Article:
In 1999, a Beluga carried a large painting Liberty Leading the People by Eugène Delacroix[26] which had hung in the Louvre in Paris since 1874. It was flown from Paris to Tokyo via Bahrain and Kolkata in about 20 hours.[27] The large canvas, measuring 2.99 metres (9.81 ft) high by 3.62 metres (11.88 ft) long,[27] was too large to fit into a Boeing 747. It was transported in the vertical position inside a special pressurized container provided with isothermal protection and an anti-vibration device.[27]

The Beluga has seen recurrent use to transport bulky objects, including vehicles, for various different space programs.[12] In 2001, sections of the unmanned Automated Transfer Vehicle (ATV) space vehicle were transported by a Beluga from Turin, Italy to Amsterdam, Netherlands.[28] In 2004, multiple Beluga flights were made to Baikonur Cosmodrome, Kazakhstan, to deliver Astrium-built satellites.[11] In 2009, a Beluga was used to convey the Tranquility module of the International Space Station from Turin to Kennedy Space Center, United States.[29]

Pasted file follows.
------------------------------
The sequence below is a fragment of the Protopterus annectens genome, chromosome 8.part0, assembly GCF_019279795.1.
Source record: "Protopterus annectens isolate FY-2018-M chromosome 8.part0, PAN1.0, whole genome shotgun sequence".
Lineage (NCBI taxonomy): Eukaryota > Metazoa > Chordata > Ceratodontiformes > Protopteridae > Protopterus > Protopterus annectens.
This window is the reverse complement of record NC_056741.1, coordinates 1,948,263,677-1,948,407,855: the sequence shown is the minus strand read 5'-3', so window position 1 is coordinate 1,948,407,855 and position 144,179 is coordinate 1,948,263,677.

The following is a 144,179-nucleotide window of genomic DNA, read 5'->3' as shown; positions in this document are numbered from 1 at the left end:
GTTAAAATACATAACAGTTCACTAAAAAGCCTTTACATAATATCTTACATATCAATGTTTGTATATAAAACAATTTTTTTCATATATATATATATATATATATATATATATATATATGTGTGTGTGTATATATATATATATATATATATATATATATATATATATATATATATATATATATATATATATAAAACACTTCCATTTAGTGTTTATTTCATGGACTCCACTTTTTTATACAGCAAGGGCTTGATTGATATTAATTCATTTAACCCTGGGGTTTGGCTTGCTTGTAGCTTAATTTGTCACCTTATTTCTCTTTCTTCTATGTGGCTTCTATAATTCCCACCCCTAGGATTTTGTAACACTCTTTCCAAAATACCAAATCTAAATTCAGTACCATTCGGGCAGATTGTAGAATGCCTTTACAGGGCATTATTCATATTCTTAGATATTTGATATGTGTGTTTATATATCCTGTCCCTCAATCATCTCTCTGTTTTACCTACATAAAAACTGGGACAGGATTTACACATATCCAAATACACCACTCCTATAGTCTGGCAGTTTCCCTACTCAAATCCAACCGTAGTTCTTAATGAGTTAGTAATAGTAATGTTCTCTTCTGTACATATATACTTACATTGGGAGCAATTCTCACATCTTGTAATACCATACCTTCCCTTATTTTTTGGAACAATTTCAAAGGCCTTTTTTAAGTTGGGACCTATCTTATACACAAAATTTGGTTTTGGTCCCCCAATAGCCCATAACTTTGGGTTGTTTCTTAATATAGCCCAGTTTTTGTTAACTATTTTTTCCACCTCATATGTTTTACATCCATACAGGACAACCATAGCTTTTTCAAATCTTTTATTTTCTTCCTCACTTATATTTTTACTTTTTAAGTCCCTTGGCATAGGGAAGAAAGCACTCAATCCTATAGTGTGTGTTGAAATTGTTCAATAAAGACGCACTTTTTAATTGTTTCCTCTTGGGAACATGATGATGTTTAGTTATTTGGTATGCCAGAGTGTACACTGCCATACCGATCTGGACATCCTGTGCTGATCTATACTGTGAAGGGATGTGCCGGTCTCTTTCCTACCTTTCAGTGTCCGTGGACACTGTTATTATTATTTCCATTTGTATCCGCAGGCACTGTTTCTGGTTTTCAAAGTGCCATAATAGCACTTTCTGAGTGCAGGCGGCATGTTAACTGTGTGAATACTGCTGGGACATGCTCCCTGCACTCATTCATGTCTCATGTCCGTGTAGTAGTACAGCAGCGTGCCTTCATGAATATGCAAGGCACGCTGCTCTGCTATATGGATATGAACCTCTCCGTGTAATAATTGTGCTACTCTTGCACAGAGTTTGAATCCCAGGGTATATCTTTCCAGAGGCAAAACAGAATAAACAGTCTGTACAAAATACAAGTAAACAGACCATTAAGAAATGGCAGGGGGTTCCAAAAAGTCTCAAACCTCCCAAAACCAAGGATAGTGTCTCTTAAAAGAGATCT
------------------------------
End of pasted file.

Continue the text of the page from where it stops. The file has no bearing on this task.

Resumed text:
In 2004, a Beluga was used to deliver relief supplies to the Indian Ocean region following widespread devastation of coastal areas by a major tsunami. In 2005, the Beluga was employed to transport humanitarian aid and medical supplies from the United Kingdom and France to the Gulf of Mexico in United States in support of disaster relief operations in the aftermath of Hurricane Katrina.[30][31]

Specifications (A300-600ST)[edit]

Layout of A300-600ST Beluga
Loading of NH90 helicopters onto a Beluga at Canberra Airport, 2003
External images
Airbus Beluga diagrams
SATIC Airbus Beluga cutaway from Flightglobal.com

Data from Airbus,[32] European Aviation Safety Agency[33]

General characteristics

Performance

  • Maximum speed: Mach 0.70 (857.53 km/h)